From: Auxiris
Date: 18 Dec 01 - 09:49 AM

Now, the thing I forgot to tell you all was that the old man and the old woman called Brian by his name, too. . . sorry! That's what I get for translating too fast. Thanks for the additional story, #1.

cheers,

Aux


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Subject: RE: The Man Who Knew no Stories
From: Jim Dixon
Date: 18 Dec 01 - 11:51 AM

Here's another good reason to always type your messages into your word processor first, then copy and paste to your browser, especially if your message is long. That way if you lose anything while posting to Mudcat, it isn't lost forever. Also, you can use your spell-checker.

By the way, the Mudcat's limit seems to be about 6300 characters per message, including spaces, punctuation, and HTML. That's around 1200 words.


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Subject: RE: The Man Who Knew no Stories
From: Auxiris
Date: 18 Dec 01 - 12:33 PM

Hi, Jim. . . well, I did that, happily enough and thus didn't permanently lose any of the text. Should split these longer stories in half, is all. Just waiting to see if anyone comes up with the closing line.

cheers,

Aux


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Subject: RE: The Man Who Knew no Stories
From: Auxiris
Date: 19 Dec 01 - 11:55 AM

Now that you've all had a look at the end of the story by using the blue clickie:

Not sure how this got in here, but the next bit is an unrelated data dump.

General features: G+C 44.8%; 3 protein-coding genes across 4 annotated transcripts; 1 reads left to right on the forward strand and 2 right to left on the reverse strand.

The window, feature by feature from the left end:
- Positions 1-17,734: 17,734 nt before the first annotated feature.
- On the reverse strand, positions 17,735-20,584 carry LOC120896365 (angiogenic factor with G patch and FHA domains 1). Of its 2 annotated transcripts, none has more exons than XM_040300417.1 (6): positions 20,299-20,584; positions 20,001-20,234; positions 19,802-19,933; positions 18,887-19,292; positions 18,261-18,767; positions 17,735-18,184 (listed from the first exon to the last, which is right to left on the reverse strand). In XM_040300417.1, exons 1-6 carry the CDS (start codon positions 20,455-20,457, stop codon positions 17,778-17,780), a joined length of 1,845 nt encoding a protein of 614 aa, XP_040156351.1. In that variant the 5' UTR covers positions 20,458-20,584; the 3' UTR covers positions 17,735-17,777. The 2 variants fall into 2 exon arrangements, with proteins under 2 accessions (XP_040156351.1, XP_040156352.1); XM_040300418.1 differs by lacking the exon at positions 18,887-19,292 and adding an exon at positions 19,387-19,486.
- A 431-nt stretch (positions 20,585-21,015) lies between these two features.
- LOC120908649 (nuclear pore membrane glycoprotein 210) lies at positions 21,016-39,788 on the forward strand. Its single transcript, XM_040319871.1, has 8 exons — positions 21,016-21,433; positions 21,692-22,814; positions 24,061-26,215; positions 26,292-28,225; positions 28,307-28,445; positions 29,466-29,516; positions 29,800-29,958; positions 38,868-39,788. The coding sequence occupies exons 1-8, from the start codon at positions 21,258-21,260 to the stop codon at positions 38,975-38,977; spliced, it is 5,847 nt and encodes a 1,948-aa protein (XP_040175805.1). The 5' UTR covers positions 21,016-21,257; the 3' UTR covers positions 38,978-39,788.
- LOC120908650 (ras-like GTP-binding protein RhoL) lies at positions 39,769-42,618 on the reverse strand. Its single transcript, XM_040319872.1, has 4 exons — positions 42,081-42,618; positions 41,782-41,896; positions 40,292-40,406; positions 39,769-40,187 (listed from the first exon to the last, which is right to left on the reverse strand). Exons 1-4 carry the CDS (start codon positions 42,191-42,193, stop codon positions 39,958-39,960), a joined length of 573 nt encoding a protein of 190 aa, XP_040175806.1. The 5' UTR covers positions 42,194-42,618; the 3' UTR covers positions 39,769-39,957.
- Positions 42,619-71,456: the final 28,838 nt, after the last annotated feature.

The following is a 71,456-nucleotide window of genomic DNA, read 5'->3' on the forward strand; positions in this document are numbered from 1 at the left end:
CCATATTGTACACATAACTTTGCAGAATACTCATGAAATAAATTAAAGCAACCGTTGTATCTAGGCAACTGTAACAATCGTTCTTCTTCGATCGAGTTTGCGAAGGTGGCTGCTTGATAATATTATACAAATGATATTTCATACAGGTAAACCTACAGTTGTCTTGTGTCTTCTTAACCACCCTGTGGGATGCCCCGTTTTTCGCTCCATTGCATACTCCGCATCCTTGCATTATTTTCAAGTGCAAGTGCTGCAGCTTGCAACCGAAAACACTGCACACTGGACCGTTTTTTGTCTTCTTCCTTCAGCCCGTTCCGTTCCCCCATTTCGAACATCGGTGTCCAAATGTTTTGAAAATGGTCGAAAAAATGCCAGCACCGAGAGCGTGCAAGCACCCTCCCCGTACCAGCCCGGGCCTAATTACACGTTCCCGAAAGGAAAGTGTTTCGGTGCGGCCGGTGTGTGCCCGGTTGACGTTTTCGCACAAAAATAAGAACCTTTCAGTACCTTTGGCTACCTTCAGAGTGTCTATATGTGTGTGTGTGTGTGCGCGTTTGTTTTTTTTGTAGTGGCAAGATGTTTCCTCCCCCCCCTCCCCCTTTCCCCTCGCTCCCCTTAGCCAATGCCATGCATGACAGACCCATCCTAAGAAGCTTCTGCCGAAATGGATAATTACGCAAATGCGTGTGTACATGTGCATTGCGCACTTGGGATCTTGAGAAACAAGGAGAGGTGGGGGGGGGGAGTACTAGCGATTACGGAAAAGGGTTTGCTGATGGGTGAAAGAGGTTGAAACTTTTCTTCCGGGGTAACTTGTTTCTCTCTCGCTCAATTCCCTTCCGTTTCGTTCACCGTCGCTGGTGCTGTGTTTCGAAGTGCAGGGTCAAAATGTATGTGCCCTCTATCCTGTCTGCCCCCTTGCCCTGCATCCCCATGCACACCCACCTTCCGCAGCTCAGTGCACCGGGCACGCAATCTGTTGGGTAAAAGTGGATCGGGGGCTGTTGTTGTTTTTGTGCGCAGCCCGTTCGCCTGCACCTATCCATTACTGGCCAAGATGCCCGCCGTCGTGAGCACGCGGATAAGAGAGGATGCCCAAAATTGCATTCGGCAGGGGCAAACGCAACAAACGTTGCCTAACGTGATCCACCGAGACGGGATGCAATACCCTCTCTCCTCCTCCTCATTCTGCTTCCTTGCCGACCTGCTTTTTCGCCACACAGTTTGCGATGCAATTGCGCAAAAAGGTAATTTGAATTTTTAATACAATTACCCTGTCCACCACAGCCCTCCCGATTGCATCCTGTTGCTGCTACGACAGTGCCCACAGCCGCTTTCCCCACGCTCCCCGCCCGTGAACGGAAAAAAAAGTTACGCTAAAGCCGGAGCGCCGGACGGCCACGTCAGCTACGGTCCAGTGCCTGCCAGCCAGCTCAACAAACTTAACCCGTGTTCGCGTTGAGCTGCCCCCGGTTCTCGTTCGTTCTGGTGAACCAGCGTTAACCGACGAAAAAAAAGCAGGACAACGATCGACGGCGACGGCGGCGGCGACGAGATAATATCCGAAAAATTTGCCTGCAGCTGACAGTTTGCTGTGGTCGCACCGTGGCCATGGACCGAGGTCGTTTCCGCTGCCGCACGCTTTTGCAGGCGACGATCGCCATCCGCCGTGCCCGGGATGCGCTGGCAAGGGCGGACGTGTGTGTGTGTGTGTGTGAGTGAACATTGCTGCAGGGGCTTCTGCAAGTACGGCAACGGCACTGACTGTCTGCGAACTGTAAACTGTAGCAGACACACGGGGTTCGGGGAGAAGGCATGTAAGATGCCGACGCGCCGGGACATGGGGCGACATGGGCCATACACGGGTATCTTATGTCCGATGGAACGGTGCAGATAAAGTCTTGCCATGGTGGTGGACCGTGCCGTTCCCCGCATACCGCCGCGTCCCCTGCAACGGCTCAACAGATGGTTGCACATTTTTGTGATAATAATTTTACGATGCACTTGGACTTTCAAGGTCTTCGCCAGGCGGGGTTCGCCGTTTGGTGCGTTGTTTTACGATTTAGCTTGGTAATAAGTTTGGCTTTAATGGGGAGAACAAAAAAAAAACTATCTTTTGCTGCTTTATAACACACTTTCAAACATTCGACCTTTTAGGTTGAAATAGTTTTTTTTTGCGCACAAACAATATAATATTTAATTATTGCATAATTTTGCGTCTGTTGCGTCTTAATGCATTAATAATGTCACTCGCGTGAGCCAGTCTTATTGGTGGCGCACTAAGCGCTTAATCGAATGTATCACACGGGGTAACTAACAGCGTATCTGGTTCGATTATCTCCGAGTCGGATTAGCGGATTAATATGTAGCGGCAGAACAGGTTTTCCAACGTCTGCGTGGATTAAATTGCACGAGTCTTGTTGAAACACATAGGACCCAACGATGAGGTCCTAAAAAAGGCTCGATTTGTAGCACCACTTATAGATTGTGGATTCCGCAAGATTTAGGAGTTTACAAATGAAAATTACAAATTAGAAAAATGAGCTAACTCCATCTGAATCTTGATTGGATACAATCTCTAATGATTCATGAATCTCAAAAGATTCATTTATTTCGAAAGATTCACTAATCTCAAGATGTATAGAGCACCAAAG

"So, then," said the old woman, "Are you still incapable of telling a story?"

Aux


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Subject: RE: The Man Who Knew no Stories
From: CapriUni
Date: 23 Jul 05 - 02:50 PM

Refresh. The idea came to me yesterday to use this kind of story (though with my own invented incidents) as the basis for a new song, and I was looking for Auxisris's version, and couldn't find it. I should have looked here, first!

I did find a very funny version in the wee hours of the morning, about a wandering salesman who always has to sleep outdoors, because people know he has no story to tell, and therefore pretend not to be home when he comes knocking. So he has no choice but to sleep on a Fairy Hill, and while there, the Leprechauns send him on an errand to ask the newborn Christ child if the Leprechauns will get into Heaven on Judgement Day.

But I can't seem to get back to that page via Google, even though I typed in keywords I remembered reading.